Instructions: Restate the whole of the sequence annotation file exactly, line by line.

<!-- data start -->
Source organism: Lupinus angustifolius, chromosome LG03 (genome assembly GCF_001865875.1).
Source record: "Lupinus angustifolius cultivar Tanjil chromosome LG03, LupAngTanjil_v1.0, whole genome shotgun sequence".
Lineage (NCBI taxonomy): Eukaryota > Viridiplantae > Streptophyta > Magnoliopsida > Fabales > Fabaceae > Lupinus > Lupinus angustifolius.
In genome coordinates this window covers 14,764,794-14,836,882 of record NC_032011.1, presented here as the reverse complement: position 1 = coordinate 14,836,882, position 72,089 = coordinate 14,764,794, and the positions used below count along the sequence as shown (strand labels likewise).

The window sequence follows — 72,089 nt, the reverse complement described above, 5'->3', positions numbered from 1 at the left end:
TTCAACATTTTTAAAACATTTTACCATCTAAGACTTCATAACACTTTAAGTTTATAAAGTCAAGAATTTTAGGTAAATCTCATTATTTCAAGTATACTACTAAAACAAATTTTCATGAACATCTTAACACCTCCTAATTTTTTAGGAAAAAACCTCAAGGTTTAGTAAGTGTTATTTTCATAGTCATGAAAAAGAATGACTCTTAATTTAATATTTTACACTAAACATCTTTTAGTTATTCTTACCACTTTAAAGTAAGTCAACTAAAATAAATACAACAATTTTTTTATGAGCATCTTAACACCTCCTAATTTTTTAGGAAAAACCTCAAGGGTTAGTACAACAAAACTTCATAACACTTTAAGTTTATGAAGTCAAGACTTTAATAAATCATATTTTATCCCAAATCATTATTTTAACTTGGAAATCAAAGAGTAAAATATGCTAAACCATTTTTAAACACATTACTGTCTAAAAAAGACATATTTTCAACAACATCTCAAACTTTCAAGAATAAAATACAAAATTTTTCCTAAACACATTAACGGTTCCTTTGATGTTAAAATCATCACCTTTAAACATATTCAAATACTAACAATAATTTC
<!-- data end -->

Source organism: Lupinus angustifolius, chromosome LG03 (genome assembly GCF_001865875.1).
Source record: "Lupinus angustifolius cultivar Tanjil chromosome LG03, LupAngTanjil_v1.0, whole genome shotgun sequence".
Lineage (NCBI taxonomy): Eukaryota > Viridiplantae > Streptophyta > Magnoliopsida > Fabales > Fabaceae > Lupinus > Lupinus angustifolius.
In genome coordinates this window covers 14,764,794-14,836,882 of record NC_032011.1, presented here as the reverse complement: position 1 = coordinate 14,836,882, position 72,089 = coordinate 14,764,794, and the positions used below count along the sequence as shown (strand labels likewise).

The window sequence follows — 72,089 nt, the reverse complement described above, 5'->3', positions numbered from 1 at the left end:
TTCAACATTTTTAAAACATTTTACCATCTAAGACTTCATAACACTTTAAGTTTATAAAGTCAAGAATTTTAGGTAAATCTCATTATTTCAAGTATACTACTAAAACAAATTTTCATGAACATCTTAACACCTCCTAATTTTTTAGGAAAAAACCTCAAGGTTTAGTAAGTGTTATTTTCATAGTCATGAAAAAGAATGACTCTTAATTTAATATTTTACACTAAACATCTTTTAGTTATTCTTACCACTTTAAAGTAAGTCAACTAAAATAAATACAACAATTTTTTTATGAGCATCTTAACACCTCCTAATTTTTTAGGAAAAACCTCAAGGGTTAGTACAACAAAACTTCATAACACTTTAAGTTTATGAAGTCAAGACTTTAATAAATCATATTTTATCCCAAATCATTATTTTAACTTGGAAATCAAAGAGTAAAATATGCTAAACCATTTTTAAACACATTACTGTCTAAAAAAGACATATTTTCAACAACATCTCAAACTTTCAAGAATAAAATACAAAATTTTTCCTAAACACATTAACGGTTCCTTTGATGTTAAAATCATCACCTTTAAACATATTCAAATACTAACAATAATTTC